Domino, the cousin of playing cards, has a long history of use for games and entertainment. From professional domino competitions to the simple act of setting them up and knocking them over, they’re a popular way to engage with others, test patience, and challenge one’s skills.
But did you know that physics affects the way dominoes fall? And that you can harness this understanding to build more precise, elegant, and creative domino art? Lily Hevesh, a 20-year-old professional domino artist, has built up an online following for her intricate creations. Her YouTube channel features videos of her meticulously planning out a chain reaction of dominoes, ranging from straight and curved lines to grids that form pictures, and even 3D structures like towers and pyramids.
Her most famous work involves building a line of thousands of dominoes, all of which are designed to topple in a precisely controlled sequence with the nudge of only one. Hevesh’s impressive setups have garnered millions of views, and she often performs her domino creations in front of live audiences for an audience of devoted followers.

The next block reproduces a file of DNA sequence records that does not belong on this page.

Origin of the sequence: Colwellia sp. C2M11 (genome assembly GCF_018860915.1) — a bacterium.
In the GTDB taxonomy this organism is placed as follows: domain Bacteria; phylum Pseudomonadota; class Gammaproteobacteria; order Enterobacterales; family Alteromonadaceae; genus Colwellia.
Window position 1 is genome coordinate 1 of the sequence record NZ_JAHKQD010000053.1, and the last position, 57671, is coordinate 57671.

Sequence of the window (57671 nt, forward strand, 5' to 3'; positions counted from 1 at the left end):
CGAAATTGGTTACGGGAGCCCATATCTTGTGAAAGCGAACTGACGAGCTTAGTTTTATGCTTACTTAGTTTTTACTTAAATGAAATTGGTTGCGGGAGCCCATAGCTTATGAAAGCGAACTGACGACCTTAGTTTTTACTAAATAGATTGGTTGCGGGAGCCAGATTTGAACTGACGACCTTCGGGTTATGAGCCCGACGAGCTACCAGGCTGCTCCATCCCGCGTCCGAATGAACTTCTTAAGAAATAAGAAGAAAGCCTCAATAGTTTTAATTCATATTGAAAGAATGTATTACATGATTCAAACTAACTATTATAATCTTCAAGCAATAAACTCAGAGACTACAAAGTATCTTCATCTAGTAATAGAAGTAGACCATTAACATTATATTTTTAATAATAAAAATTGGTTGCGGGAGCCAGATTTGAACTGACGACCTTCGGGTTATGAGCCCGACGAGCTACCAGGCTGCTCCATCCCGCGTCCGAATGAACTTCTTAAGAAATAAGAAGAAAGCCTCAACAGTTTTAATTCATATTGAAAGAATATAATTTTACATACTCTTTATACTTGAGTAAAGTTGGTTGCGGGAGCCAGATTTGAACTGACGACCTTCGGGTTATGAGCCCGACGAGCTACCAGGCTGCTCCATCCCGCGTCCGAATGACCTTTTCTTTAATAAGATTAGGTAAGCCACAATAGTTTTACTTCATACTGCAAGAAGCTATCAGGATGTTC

The word “domino” comes from the Latin domina, meaning “heavy.” A domino is a small rectangular wood or plastic block with a blank or matchingly patterned side and an arrangement of spots resembling those on dice. Usually, dominoes are played with a set of 28 tiles. Dominoes can be used to play a number of different games, most of which are variations on blocking and scoring. Some of these adaptations were originally created to circumvent religious proscriptions against playing cards.
What makes a domino — and a chain reaction — so powerful is its ability to change behavior in a predictable way. This is called the Domino Effect, and it’s been scientifically tested time and again. For example, a study published in 2012 found that when people decreased their sedentary leisure time, they automatically shifted other behaviors, such as eating less fat. It’s as if one shift naturally led to another, and this was seen over the course of a year for more than 300 participants.
As a result, it’s no surprise that the Domino Effect can be applied to all sorts of areas — from business to social sciences and more. Let’s take a look at a few examples of how the Domino Effect can be used to explain societal and business phenomena.
The physics of Domino Effect is complex, but in essence it’s about momentum. A domino has inertia, or the tendency to resist motion unless it is pushed or pulled. But if a domino is stood upright, it gains potential energy by being held against gravity. When you then push or pull on the domino, that potential energy is converted into kinetic energy — the energy of motion. When that kinetic energy builds up enough, the domino can no longer resist its own weight, and it falls. This causes the next domino to be pushed and so on, creating a chain reaction that eventually leads to the collapse of the entire arrangement.